Top 5 Moments of the Blues 2016-17 Season

The St. Louis Blues celebrated their 50th year in existence this season (1967-2017). It was a roller coaster ride filled with its fair share of bad times,  but there’s no doubting the good moments outweighed the bad. Unfortunately, the 49th season of hockey ended the same way their previous 48 seasons have ended, without a Stanley Cup.

After defeating the Minnesota Wild in the first round of the Stanley Cup playoffs, the Blues would fall to the eventual Western Conference champion Nashville Predators. While the organization is disappointed that they could not end the championship drought, it has to be remembered as a successful season. Before we start the next chapter in Blues hockey at the 2017 NHL Draft on June 23, let’s look back at the top five moments of the 2016-17 season.


5. Bob Plager’s #5 is Retired

It’s only fitting that Bob Plager’s jersey retirement comes in at number five. On February 2, 2017, Plager’s name and number five were raised to the rafters at Scottrade Center alongside his brother Barclay’s #8, Al MacInnis’ #2, Bob Gassoff’s #3, Brian Sutter’s #11, Brett Hull’s #16, and Bernie Federko’s #24.

Plager has given his heart and soul to the Blues organization for all 50 years of its existence. He became a member of the Blues as part of an expansion draft trade with the New York Rangers in their inaugural season. Plager became one of the biggest fan-favorites in Blues history thanks to his ferocious defense and his famous hip checks. The Kirkland Lake, Ontario, product played 10 seasons with the Blues and in the process racked up 141 points and 762 penalty minutes in 615 games.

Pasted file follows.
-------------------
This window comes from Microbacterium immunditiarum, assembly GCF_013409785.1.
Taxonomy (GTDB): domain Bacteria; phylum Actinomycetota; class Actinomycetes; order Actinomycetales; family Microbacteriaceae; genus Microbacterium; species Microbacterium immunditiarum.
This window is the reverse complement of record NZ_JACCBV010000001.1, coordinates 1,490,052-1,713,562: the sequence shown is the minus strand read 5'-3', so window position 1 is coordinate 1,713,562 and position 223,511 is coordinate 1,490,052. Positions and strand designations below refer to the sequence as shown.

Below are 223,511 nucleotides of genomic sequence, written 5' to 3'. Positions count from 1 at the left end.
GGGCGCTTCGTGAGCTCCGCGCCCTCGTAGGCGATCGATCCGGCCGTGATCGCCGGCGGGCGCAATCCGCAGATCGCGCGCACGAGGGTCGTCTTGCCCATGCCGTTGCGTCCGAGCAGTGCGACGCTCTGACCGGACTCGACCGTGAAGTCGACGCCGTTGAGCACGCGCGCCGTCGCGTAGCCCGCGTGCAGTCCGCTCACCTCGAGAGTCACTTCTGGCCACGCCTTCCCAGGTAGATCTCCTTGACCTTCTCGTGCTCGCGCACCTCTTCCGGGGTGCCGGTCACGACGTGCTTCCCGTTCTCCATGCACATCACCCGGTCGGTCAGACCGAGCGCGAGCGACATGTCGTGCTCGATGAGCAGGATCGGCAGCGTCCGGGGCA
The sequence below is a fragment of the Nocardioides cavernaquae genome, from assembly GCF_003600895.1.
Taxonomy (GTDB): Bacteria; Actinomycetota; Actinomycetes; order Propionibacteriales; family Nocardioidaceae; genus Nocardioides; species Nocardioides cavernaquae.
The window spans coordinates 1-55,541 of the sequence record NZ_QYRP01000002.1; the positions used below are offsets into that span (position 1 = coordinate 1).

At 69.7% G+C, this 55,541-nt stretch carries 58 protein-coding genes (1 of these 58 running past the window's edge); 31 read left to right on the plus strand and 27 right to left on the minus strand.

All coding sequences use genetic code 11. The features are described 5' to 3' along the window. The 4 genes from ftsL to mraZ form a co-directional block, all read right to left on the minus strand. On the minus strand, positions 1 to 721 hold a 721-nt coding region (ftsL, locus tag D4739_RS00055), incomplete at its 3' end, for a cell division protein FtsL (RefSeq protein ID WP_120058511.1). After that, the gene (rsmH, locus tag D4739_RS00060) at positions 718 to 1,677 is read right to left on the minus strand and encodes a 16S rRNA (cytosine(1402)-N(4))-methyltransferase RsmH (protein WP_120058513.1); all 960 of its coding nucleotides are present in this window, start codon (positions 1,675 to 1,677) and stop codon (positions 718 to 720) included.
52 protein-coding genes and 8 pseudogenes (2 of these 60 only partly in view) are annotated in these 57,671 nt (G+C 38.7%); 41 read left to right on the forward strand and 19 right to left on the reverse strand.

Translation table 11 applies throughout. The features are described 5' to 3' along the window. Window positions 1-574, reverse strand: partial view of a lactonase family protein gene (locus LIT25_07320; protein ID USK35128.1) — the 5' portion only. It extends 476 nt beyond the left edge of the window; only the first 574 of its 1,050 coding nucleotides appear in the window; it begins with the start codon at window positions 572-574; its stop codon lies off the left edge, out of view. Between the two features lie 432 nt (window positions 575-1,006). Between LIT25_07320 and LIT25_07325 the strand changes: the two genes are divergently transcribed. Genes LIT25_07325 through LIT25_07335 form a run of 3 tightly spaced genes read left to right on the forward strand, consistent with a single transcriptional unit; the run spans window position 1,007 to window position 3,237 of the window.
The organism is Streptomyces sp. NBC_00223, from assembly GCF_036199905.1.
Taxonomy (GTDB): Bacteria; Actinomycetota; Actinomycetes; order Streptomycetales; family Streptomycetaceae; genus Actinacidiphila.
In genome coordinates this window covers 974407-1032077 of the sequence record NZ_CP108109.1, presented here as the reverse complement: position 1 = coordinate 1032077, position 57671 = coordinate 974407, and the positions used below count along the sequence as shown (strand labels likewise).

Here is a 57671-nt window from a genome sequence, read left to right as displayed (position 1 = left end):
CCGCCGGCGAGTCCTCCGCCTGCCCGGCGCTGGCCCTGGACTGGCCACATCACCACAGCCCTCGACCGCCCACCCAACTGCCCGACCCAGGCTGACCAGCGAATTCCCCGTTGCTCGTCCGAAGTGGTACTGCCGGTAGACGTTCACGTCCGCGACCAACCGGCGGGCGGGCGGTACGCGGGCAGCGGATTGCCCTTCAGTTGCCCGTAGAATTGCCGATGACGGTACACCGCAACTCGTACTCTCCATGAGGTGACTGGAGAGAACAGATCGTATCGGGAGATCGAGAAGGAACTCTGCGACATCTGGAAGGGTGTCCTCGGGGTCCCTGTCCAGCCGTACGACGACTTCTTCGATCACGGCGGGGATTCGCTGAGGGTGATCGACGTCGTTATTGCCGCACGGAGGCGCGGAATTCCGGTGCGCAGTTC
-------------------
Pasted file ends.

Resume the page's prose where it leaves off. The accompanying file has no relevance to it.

“Anyone that has had the privilege of being around Bobby knows how much pride he has in the number 5 and more importantly pride he had in wearing the blue note,” former Blues defenseman Barret Jackman said in a tribute speech during the ceremony. “There’s no debate that Bobby has poured more passion and dedication to the Blues than anyone who has passed through St. Louis.” Jackman also wore the number five in his days with the team.

Plager hung up his skates in 1977 but he held many positions with the organization following his retirement. He was the head coach of the Peoria Rivermen, vice president of player development, director of professional scouting and director of player development. He currently works in the Blues’ Community Relations department, serving as an ambassador in the St. Louis community.

4. Barret Jackman Comes Home to Retire

Number four is right where Jackman belongs on this list. Plager gets number five by default and Jackman signed his one-day contract to retire on October 4, 2016.

After becoming the youngest captain in the history of the Regina Pats of the Western Hockey League, Jackman won the first and only Calder Trophy in 2002 as a member of the Blues. He finished with a plus-23 rating and was among the leaders for NHL rookies in average ice time per game.

He was described as having unmatched heart and determination. Jackman was never out-hustled or out-worked.

“Every team has a heart-and-soul type of guy, someone that wears their heart on their sleeve and does what’s best for the team, sacrifices their body. Jax was that guy in St. Louis for a long time,” said former Blues teammate Chris Pronger.


Barret Jackman Blues
Barret Jackman in 2011. (Icon SMI)

Jackman finished his career with 29 goals and 157 assists for 186 points in 876 games over 14 NHL seasons. His 803 games wearing a sweater with a blue note on the front is second in franchise history only trailing Bernie Federko.

3. Defeating the Blackhawks in the Winter Classic

The Blues first ever outdoor game in this year’s Winter Classic was the second NHL game that has ever faced the possibility of delay due to rain (Penguins/Capitals 2011). In fact, light sprinkles came down over Busch Stadium in the 46-degree weather. However, the weather didn’t affect the game and the Blues came away with a 4-1 victory.

In front of 46,556 fans star forward Vladimir Tarasenko scored two of the Blues four goals. Both goals came in the third period after the game was tied at 1-1.